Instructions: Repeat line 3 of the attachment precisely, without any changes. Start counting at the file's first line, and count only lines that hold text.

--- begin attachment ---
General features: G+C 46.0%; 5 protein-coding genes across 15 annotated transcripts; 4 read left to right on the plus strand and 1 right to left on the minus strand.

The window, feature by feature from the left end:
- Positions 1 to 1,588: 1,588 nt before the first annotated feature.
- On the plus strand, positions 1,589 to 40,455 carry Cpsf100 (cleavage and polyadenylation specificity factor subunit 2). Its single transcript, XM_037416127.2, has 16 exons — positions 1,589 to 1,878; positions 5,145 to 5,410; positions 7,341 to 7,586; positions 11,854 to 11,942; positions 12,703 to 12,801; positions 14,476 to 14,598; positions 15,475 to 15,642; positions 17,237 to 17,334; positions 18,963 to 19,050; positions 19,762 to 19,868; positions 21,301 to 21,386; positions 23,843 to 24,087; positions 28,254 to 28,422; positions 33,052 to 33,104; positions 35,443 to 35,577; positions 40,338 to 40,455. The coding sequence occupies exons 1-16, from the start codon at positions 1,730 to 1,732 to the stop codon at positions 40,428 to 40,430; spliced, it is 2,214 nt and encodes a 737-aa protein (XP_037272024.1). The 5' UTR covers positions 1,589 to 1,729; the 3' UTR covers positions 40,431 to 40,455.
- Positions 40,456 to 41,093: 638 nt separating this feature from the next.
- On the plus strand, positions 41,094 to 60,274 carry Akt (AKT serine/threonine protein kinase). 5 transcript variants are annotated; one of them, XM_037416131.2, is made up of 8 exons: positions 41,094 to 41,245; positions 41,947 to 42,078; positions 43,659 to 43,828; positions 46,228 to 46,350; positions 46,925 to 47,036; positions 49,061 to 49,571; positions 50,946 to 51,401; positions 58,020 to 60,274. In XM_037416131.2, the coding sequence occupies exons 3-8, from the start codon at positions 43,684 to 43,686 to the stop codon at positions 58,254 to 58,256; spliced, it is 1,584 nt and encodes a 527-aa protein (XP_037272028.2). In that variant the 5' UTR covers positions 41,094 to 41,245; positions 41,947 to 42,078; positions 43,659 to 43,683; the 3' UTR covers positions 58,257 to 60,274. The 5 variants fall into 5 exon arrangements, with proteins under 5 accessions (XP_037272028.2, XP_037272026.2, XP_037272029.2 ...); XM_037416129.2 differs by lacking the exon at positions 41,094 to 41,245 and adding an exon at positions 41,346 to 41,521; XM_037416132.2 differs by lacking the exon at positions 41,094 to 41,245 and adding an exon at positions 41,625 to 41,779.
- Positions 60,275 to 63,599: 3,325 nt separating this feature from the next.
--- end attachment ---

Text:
- Positions 1 to 1,588: 1,588 nt before the first annotated feature.